Despite multiple aid measures including state-led purchase program, Korean Inc. still struggles to raise debt for refinancing and operation as public enterprises have little choice but to defy government order on restraint in debt issues to sustain operation against ballooning losses.
At least 4 trillion won ($2.8 billion) worth new offering is expected from public issuers this month, causing the widening in the spread between government and corporate bonds regardless of various state’s measures to bolster demand for corporate bonds. The spread was 141.8 basis points at the end of trading Tuesday, according to the Korea Financial Investment Association.
Bonds of liqudity risk such as housing builders have shown extraordinary movements.
On Tuesday, Hanshin Engineering & Construction’s bond dated March 3, 2023 trading at around 3 percentage points (300 bp) above the market interest rate widened the gap to as wide as 59 percentage points to yield 65 percent. The yield returned to normal level on Wednesday.
An unnamed official in the bond market said it was exceptionally unusual for a debt with maturity not that long to show such volatility.
An official at Hanshin Engineering said the company was still studying the reason behind the extraordinary movement.
The continued pipeline of quasi-government bonds offering generaous returns on top of security has been quenching demand for corporate bonds.
In November alone, at least 4 trillion won worth of new offerings are due from state-owned companies, including about 2 trillion won from KEPCO. It is offering 400 billion won worth on Nov. 3 on the back of issues in 700 billion won on Oct. 28 and Nov. 1 at coupon rate of around 6 percent.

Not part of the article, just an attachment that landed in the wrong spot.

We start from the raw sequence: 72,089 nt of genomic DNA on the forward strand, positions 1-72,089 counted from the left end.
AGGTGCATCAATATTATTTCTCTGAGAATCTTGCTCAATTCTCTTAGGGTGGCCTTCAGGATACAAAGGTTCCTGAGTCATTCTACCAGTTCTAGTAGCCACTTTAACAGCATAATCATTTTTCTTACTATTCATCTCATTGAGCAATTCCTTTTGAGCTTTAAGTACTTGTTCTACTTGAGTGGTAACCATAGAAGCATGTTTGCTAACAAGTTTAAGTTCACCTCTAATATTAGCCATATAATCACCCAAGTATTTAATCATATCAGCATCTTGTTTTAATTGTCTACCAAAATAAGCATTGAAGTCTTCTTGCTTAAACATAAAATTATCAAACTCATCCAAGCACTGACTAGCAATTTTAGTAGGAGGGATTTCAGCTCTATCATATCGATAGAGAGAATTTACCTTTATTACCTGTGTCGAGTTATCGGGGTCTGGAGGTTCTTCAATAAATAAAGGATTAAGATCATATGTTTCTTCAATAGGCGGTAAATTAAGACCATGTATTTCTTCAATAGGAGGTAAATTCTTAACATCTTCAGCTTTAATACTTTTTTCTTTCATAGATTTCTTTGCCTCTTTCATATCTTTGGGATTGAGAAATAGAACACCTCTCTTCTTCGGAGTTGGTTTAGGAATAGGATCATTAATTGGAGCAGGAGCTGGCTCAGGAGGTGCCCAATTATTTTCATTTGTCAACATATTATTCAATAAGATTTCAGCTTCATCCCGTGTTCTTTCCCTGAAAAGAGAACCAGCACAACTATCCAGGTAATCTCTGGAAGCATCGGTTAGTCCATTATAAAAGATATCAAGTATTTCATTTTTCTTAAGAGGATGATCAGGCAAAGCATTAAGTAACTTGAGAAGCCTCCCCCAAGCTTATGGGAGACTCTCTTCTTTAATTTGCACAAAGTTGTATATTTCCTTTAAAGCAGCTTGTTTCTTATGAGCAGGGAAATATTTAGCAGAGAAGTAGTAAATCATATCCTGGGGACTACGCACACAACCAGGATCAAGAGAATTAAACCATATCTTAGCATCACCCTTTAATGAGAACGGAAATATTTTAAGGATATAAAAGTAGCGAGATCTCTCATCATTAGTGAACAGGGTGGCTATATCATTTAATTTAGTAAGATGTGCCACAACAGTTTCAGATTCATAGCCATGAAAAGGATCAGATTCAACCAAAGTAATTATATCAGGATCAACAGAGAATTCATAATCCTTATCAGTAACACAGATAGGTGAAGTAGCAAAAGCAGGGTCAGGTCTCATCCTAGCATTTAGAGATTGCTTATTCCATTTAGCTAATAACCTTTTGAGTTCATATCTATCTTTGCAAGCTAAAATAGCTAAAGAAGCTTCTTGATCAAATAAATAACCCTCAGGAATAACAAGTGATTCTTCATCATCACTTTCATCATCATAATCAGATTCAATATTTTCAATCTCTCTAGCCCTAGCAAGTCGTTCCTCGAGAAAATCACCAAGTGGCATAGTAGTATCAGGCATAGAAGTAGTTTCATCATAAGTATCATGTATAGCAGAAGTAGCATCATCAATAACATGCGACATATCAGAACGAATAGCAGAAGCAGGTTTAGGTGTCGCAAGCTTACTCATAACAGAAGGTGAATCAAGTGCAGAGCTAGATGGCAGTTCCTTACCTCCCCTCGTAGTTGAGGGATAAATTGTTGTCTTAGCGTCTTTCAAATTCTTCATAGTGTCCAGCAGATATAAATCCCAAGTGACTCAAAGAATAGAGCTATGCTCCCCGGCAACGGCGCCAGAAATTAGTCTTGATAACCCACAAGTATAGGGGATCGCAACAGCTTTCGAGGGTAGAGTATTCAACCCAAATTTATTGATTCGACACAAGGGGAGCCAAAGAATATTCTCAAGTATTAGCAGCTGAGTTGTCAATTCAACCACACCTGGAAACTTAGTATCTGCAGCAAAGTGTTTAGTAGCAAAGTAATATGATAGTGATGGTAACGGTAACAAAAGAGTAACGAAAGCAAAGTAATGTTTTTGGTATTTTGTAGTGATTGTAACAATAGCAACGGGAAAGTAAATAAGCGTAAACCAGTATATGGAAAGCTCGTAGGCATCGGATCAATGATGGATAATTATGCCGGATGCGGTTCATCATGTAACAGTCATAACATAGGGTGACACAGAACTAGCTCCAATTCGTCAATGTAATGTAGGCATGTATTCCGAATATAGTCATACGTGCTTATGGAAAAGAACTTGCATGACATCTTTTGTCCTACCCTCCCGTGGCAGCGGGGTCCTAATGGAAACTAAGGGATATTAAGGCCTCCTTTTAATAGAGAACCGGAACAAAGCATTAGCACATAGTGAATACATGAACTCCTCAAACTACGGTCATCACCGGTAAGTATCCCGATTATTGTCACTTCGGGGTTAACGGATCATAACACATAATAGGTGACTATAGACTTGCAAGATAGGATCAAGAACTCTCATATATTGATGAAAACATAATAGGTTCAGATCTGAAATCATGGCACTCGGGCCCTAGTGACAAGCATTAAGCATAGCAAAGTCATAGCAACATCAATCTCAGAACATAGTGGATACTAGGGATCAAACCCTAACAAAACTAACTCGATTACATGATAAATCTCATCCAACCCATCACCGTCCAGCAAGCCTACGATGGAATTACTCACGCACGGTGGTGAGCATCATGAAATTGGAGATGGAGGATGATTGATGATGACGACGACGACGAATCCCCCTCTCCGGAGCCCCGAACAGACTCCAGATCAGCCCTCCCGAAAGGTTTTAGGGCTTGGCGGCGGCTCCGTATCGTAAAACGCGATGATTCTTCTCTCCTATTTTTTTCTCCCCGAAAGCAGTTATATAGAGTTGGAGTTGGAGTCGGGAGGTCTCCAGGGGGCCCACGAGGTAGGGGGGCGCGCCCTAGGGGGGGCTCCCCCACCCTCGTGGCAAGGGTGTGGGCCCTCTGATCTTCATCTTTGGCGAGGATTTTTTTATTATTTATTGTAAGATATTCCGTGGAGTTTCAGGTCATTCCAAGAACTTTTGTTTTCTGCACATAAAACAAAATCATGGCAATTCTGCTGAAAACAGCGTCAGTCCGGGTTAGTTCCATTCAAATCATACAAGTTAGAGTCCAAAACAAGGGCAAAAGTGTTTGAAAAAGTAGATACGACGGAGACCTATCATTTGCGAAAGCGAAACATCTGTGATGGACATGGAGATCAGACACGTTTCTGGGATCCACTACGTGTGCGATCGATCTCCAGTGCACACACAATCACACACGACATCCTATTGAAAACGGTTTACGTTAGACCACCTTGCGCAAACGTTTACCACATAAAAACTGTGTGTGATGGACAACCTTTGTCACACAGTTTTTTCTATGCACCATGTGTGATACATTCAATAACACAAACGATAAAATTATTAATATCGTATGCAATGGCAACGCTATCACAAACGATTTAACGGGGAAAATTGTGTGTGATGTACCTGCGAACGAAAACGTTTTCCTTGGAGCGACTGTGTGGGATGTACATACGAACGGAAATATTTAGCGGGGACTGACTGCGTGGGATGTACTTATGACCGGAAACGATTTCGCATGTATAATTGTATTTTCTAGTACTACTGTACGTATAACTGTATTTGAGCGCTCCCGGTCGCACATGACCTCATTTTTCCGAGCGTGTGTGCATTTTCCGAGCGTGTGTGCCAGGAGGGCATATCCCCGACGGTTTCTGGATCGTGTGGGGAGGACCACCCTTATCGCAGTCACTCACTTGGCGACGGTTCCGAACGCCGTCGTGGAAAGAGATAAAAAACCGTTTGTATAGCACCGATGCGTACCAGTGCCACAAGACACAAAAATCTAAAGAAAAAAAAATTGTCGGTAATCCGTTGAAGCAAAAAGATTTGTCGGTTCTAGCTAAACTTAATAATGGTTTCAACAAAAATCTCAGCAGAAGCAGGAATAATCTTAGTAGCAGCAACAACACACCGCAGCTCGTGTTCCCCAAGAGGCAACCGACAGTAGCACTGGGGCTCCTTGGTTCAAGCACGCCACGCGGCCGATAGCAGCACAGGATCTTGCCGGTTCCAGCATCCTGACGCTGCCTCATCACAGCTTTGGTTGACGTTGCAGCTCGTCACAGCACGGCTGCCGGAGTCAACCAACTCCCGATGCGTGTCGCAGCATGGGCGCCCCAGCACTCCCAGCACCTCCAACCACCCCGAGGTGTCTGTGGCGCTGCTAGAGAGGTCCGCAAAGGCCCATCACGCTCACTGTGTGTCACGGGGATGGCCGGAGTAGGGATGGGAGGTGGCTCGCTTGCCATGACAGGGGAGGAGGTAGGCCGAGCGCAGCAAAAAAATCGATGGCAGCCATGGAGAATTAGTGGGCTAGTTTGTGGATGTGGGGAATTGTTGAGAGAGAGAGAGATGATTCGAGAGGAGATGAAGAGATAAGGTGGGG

An official at a security firm said that KEPCO has been offering 2 trillion won to 2.5 trillion won new debt almost every month recently. The power monopoly is looking at annual losses of around 40 trillion won as it had been constrained in raising electricity charges despite jump in fuel import and producting cost.
Korea SMEs and Startups Agency and Korea Housing Finance Corp. are also planning to raise 500 billion won from debt sales each this month. Other state-owned companies such as Korea District Heating Corp. and Korea Student Aid Foundation are waiting to tap the market.
Market watchers think it could take time before the stabilization measures kick in and reach the corporate bond segment.
A researcher at Samsung Securities Co. said that that government bonds have stabilized and the short-term debt situation is showing some signs of improvement. But given the grim business outlook and rising interest rate envrionment, demand for corporate bonds won‘t likely easily rebound.
By Kim Myung-hwan, Kang Bong-jin, Ryu Young-wook, Cha Chang-hee and Kyunghee Park
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